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Location: El Paso area, Texas, United States

I'm a 40-something Christian, conservative, pro-life, Constitutionalist, motorcycle-riding, pick-up truck driving, wife, mother, state employee, ham radio operator and part-time college student, enlisted in the Texas State Guard. Everything else is subject to revision without notice.

Friday, April 06, 2007

Update on yesterday's Special Bulletin

Remington/Bushmaster or Bushmaster/Remington?

With yesterday's announcement that Cerebus Capital Management, L.P. had finalized the deal to acquire Remington Arms, a company best known for owning airlines (Air Canada), car rental companies (Alamo and National), a bus manufacturer (Bluebird), and banks and lending institutions in Germany, Israel and Japan became an instant player in the firearms industry.

With their acquisition of Bushmaster, Cerebus already was firmly ensconced in the "black rifle" industry. By acquiring Remington, they have a significant presence in every area of the firearms industry - except handguns.

Some industry figures are already whispering likely candidates to fill what one wag calls "the final space in the Cerebus gun safe".

The deal itself doesn't really take Remington in a new ownership direction. Remington was already owned by two New York private equity firms, Bruckmann, Rosser, Sherrill & Company, and Clayton Dubilier & Rice. Clayton Dubilier bought Remington's assets from DuPont in 1993 for $300 million. The Wilmington, Delaware-based chemical company purchased a 60 percent stake in the gunmaker in 1933 and acquired the remaining shares in 1980.

And, while Remington company spokesman Al Russo has been quoted as saying Remington's management, led by by CEO Thomas "Tommy" Milner, will remain in place, it does give Cerebus Capital some overlapping areas with Bushmaster.

The deal, announced with an estimated value of $370 million, will actually move considerably less real cash. With Cerebus assuming Remington's existing debt, less than $120 million will actually change hands. The remainder will be in existing obligations, transaction fees and other expenses.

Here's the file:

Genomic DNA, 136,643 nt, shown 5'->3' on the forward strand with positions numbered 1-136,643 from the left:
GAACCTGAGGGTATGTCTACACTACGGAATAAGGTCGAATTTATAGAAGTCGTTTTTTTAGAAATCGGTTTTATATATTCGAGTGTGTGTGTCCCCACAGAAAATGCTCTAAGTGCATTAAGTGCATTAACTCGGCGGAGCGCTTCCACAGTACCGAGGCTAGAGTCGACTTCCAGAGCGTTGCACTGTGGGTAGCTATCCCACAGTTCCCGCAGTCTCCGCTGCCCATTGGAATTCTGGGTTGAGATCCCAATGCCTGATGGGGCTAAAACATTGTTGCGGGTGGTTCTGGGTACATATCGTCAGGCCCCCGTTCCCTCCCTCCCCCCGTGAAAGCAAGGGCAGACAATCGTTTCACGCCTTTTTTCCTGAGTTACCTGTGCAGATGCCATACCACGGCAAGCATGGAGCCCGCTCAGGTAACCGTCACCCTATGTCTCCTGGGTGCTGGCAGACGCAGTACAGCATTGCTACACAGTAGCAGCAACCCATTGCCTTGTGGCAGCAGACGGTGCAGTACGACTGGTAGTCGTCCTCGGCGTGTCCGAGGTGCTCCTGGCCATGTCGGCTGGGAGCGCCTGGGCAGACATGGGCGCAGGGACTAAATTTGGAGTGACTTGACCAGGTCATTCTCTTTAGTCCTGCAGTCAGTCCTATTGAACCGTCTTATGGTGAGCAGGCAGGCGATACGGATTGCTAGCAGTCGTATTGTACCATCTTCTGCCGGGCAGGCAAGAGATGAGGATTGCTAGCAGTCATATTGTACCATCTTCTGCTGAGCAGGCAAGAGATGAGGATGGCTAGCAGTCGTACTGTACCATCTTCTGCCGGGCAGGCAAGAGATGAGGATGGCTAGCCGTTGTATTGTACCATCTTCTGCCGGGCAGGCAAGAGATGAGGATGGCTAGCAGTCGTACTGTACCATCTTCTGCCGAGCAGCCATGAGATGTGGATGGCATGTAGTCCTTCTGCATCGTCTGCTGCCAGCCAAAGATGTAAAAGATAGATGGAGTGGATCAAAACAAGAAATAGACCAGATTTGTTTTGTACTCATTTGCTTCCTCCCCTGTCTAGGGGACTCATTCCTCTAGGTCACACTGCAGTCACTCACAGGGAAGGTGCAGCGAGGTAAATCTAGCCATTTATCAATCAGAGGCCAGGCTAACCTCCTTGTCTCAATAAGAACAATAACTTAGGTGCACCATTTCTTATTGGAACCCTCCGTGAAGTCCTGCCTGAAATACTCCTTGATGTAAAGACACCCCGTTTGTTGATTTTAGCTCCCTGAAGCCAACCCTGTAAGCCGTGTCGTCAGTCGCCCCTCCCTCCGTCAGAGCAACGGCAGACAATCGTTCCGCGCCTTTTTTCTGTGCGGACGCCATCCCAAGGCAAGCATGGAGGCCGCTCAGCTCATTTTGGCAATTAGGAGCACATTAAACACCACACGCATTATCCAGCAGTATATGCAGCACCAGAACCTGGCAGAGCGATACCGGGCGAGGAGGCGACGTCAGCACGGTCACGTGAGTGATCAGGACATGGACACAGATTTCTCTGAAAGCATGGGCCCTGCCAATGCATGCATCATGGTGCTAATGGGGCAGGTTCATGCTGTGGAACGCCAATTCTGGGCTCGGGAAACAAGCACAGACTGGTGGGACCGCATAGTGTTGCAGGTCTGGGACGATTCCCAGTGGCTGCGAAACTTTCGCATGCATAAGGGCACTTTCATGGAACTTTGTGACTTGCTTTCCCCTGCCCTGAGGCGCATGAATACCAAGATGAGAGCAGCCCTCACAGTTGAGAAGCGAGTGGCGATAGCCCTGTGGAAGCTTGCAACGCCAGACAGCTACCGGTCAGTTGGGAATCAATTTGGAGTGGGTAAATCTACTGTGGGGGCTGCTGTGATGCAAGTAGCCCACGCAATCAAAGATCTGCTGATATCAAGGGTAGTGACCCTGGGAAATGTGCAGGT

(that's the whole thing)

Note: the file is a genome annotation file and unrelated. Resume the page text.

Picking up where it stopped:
Remington says the transaction will strengthen its ability to grow its positions in shotguns, rifles and ammunition in the United States and "provide capital to further develop its market presence internationally."

In the announcement of the sale, Remington's Millner said "This transaction is an acknowledgment of the Remington tradition, its strong brand, and the excellent products built over 191 years through innovation and by our dedicated employees. Further, this new partnership signals our intent to continue the path of enhancing our production capabilities and product offerings, in order to further grow our presence domestically and internationally."

Millner also said the agreement would fuel research and development of products for customers worldwide, "whether hunting waterfowl with a Titanium receiver based shotgun or fighting terrorism as a member of our armed forces with our M24SWS Sniper Weapon System."

Those are, as the Remington releases state, reasons to look to the future with great optimism. But there has to be some concern in the Madison, North Carolina headquarters about the sudden overlapping of efforts between Remington's LE division and Bushmaster. Earlier this week, Bushmaster's E. Scott Blackwell announced the hiring of LE sales veteran Mike Chamberlain to head that company's newly-created post of Director, Law Enforcement Sales.

If there is an old school/new school comparison to be drawn, Remington, is decidedly "old school" in the law enforcement and military space. Bushmaster, with their highly regarded AR-style rifles, and a proprietary new caliber developed in conjunction with Hornady Ammunition (the .450 Bushmaster) is a player in the "black rifle" space with a new round that gives them a round very suitable for hunting - with a nine round magazine capacity.

While there's been no official confirmation of collaborative efforts between the two companies, industry officials and New York financial analysts we've spoken with say it's a virtual certainty there will be a Remington AR in the works. Likewise, it would seem to be logical to presume that Bushmaster may be introducing its own branded line of specialty and match ammunition, although the relationship with Hornady may find itself strained by the new development.

Remington's new ownership gives them rapid access to the cash needed to improve and modernize processes and facilities. Last year, Remington posted a small net profit after three years of significant losses, with overall sales rising to $446 million. As of February, Remington had 2,150 employees.

This is the second significant rolling-up in the firearms industry in the past few months. In December, Smith & Wesson acquired Thompson/Center Arms for $102 million. With Remington/Bushmaster and Smith & Wesson/Thompson/Center, the two companies are now competing head-to-head in rifles, shotguns, and blackpowder markets.

It should make for interesting times. Especially if Cerebus Capital Management, L.P. -with $23.5 billion under management - decides to complete their arsenal with the acquisition of a well-known, but underperforming handgun company.

We'll keep you posted.

Courtesy of The Shooting Wire and The Outdoor Wire.


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